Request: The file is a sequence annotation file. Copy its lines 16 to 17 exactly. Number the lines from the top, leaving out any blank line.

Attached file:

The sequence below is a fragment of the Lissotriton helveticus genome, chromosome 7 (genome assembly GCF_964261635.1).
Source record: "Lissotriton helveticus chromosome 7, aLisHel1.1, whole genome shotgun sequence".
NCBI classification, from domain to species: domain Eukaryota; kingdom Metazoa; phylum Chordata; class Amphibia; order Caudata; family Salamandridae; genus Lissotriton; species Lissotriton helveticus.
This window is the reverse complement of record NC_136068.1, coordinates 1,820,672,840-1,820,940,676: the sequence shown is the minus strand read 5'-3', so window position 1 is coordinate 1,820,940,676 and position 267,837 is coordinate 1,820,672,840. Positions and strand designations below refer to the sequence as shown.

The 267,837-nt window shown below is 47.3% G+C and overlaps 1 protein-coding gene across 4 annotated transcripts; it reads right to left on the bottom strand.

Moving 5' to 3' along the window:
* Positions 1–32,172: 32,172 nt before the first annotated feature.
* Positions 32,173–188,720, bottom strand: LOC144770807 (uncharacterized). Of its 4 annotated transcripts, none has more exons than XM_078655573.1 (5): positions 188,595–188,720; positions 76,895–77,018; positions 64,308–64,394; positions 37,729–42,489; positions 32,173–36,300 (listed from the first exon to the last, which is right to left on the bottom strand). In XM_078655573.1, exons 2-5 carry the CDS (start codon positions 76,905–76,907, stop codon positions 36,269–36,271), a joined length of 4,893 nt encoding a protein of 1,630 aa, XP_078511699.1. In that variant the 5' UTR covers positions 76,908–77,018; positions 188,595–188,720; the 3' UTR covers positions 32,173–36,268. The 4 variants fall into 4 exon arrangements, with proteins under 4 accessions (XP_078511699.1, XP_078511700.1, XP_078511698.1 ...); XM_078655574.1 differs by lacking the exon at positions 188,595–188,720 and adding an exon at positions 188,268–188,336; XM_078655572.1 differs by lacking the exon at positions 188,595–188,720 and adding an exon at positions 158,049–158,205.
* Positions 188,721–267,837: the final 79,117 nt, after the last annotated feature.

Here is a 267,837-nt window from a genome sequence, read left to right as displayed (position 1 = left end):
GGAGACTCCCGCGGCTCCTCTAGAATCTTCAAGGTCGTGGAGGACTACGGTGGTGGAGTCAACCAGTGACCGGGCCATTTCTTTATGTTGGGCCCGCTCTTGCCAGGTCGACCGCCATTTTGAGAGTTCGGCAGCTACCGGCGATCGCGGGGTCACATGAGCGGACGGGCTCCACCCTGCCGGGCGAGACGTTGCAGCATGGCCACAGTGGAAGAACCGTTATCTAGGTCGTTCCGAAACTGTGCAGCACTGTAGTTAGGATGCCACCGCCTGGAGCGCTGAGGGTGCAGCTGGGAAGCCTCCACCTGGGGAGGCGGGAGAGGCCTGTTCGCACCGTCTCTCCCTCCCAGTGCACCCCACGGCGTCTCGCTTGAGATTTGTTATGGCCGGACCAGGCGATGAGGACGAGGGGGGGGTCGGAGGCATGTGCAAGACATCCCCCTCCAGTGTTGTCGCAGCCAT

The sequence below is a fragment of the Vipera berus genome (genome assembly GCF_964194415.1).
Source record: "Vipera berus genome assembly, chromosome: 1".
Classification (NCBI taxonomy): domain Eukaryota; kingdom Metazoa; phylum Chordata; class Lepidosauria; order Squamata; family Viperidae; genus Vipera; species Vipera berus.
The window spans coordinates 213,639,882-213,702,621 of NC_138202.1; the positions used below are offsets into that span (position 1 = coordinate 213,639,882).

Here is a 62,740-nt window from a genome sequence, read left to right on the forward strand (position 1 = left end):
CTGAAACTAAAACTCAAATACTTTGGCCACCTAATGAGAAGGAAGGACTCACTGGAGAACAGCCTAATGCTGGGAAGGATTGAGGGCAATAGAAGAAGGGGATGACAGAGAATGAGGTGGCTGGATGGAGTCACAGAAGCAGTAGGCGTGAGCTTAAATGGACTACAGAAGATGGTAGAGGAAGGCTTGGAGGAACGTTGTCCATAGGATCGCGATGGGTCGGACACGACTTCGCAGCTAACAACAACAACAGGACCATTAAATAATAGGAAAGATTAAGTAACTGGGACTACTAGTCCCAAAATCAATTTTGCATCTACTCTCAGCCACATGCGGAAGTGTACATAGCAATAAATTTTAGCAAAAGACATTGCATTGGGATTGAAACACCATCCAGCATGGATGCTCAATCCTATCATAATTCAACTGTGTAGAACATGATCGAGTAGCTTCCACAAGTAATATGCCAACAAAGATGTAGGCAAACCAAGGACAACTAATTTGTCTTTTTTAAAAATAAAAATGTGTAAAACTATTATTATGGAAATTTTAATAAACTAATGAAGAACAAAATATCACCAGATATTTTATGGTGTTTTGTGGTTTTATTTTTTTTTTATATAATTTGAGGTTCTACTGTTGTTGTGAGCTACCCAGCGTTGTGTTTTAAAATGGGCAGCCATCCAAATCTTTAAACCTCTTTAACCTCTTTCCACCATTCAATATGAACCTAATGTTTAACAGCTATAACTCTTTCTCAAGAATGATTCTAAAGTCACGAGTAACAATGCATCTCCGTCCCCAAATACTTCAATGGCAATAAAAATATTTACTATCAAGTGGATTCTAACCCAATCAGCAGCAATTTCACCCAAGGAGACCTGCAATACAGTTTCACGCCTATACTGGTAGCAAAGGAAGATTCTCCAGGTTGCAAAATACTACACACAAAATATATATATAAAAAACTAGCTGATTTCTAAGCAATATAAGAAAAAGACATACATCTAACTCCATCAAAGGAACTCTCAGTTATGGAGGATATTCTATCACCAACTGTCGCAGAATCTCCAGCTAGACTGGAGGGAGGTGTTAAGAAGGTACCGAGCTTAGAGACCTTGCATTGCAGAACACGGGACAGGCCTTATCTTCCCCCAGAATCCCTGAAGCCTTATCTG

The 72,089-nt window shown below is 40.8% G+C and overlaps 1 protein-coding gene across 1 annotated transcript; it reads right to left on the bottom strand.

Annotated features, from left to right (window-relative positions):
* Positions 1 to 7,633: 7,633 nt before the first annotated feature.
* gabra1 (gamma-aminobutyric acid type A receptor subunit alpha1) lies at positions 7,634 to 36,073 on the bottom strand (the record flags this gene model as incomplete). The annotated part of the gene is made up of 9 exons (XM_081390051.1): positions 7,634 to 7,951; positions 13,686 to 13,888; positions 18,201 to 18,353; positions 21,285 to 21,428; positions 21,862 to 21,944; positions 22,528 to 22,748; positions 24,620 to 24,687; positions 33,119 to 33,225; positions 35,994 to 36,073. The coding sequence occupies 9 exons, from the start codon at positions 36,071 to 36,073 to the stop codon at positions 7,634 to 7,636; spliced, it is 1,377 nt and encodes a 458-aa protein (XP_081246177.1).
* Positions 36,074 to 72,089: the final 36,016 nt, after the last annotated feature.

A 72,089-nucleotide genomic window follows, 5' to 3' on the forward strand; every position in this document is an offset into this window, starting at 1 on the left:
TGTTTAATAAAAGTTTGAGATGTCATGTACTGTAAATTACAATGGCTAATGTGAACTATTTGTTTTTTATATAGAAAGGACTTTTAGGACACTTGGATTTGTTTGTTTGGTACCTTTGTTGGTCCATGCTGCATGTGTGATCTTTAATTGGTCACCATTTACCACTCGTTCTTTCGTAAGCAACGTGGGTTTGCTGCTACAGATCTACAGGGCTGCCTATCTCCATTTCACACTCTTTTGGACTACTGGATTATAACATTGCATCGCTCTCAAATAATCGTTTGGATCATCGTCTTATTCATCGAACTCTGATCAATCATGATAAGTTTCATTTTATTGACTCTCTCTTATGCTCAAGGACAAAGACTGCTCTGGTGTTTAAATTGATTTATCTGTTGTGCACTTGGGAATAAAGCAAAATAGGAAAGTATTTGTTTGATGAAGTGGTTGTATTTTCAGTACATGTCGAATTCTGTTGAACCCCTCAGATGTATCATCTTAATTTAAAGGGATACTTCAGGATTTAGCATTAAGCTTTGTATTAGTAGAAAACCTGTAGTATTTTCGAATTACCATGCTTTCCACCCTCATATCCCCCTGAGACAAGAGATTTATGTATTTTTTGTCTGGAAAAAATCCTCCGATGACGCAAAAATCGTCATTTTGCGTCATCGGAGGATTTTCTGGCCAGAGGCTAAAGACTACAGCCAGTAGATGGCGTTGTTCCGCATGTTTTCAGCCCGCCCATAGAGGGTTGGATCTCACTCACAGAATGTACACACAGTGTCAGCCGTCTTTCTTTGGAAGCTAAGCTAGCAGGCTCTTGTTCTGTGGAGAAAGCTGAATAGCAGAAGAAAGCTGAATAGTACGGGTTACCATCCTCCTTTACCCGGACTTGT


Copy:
Here is a 62,740-nt window from a genome sequence, read left to right on the forward strand (position 1 = left end):
CTGAAACTAAAACTCAAATACTTTGGCCACCTAATGAGAAGGAAGGACTCACTGGAGAACAGCCTAATGCTGGGAAGGATTGAGGGCAATAGAAGAAGGGGATGACAGAGAATGAGGTGGCTGGATGGAGTCACAGAAGCAGTAGGCGTGAGCTTAAATGGACTACAGAAGATGGTAGAGGAAGGCTTGGAGGAACGTTGTCCATAGGATCGCGATGGGTCGGACACGACTTCGCAGCTAACAACAACAACAGGACCATTAAATAATAGGAAAGATTAAGTAACTGGGACTACTAGTCCCAAAATCAATTTTGCATCTACTCTCAGCCACATGCGGAAGTGTACATAGCAATAAATTTTAGCAAAAGACATTGCATTGGGATTGAAACACCATCCAGCATGGATGCTCAATCCTATCATAATTCAACTGTGTAGAACATGATCGAGTAGCTTCCACAAGTAATATGCCAACAAAGATGTAGGCAAACCAAGGACAACTAATTTGTCTTTTTTAAAAATAAAAATGTGTAAAACTATTATTATGGAAATTTTAATAAACTAATGAAGAACAAAATATCACCAGATATTTTATGGTGTTTTGTGGTTTTATTTTTTTTTTATATAATTTGAGGTTCTACTGTTGTTGTGAGCTACCCAGCGTTGTGTTTTAAAATGGGCAGCCATCCAAATCTTTAAACCTCTTTAACCTCTTTCCACCATTCAATATGAACCTAATGTTTAACAGCTATAACTCTTTCTCAAGAATGATTCTAAAGTCACGAGTAACAATGCATCTCCGTCCCCAAATACTTCAATGGCAATAAAAATATTTACTATCAAGTGGATTCTAACCCAATCAGCAGCAATTTCACCCAAGGAGACCTGCAATACAGTTTCACGCCTATACTGGTAGCAAAGGAAGATTCTCCAGGTTGCAAAATACTACACACAAAATATATATATAAAAAACTAGCTGATTTCTAAGCAATATAAGAAAAAGACATACATCTAACTCCATCAAAGGAACTCTCAGTTATGGAGGATATTCTATCACCAACTGTCGCAGAATCTCCAGCTAGACTGGAGGGAGGTGTTAAGAAGGTACCGAGCTTAGAGACCTTGCATTGCAGAACACGGGACAGGCCTTATCTTCCCCCAGAATCCCTGAAGCCTTATCTG